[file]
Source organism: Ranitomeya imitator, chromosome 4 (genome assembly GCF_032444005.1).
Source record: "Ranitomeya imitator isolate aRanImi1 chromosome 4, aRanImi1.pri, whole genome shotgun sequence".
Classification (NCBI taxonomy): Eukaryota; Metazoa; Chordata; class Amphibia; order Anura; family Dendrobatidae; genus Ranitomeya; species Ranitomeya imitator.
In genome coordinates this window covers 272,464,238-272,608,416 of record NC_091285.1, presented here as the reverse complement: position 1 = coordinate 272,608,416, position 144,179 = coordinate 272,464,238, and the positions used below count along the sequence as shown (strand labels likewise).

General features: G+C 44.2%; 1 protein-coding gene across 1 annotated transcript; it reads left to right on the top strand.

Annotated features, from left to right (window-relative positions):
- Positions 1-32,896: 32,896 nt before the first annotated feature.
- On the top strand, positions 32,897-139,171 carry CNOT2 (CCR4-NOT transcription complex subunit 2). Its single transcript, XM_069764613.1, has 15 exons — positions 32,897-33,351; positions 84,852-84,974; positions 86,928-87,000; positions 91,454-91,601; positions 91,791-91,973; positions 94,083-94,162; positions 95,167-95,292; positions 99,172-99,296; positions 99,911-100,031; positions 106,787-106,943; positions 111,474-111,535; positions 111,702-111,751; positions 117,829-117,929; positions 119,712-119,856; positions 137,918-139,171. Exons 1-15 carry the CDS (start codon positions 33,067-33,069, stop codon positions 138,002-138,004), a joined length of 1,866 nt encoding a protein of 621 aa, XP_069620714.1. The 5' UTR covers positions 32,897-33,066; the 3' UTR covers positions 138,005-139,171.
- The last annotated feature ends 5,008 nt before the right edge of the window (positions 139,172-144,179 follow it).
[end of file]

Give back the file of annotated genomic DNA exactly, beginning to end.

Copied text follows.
Source organism: Ranitomeya imitator, chromosome 4 (genome assembly GCF_032444005.1).
Source record: "Ranitomeya imitator isolate aRanImi1 chromosome 4, aRanImi1.pri, whole genome shotgun sequence".
Classification (NCBI taxonomy): Eukaryota; Metazoa; Chordata; class Amphibia; order Anura; family Dendrobatidae; genus Ranitomeya; species Ranitomeya imitator.
In genome coordinates this window covers 272,464,238-272,608,416 of record NC_091285.1, presented here as the reverse complement: position 1 = coordinate 272,608,416, position 144,179 = coordinate 272,464,238, and the positions used below count along the sequence as shown (strand labels likewise).

General features: G+C 44.2%; 1 protein-coding gene across 1 annotated transcript; it reads left to right on the top strand.

Annotated features, from left to right (window-relative positions):
- Positions 1-32,896: 32,896 nt before the first annotated feature.
- On the top strand, positions 32,897-139,171 carry CNOT2 (CCR4-NOT transcription complex subunit 2). Its single transcript, XM_069764613.1, has 15 exons — positions 32,897-33,351; positions 84,852-84,974; positions 86,928-87,000; positions 91,454-91,601; positions 91,791-91,973; positions 94,083-94,162; positions 95,167-95,292; positions 99,172-99,296; positions 99,911-100,031; positions 106,787-106,943; positions 111,474-111,535; positions 111,702-111,751; positions 117,829-117,929; positions 119,712-119,856; positions 137,918-139,171. Exons 1-15 carry the CDS (start codon positions 33,067-33,069, stop codon positions 138,002-138,004), a joined length of 1,866 nt encoding a protein of 621 aa, XP_069620714.1. The 5' UTR covers positions 32,897-33,066; the 3' UTR covers positions 138,005-139,171.
- The last annotated feature ends 5,008 nt before the right edge of the window (positions 139,172-144,179 follow it).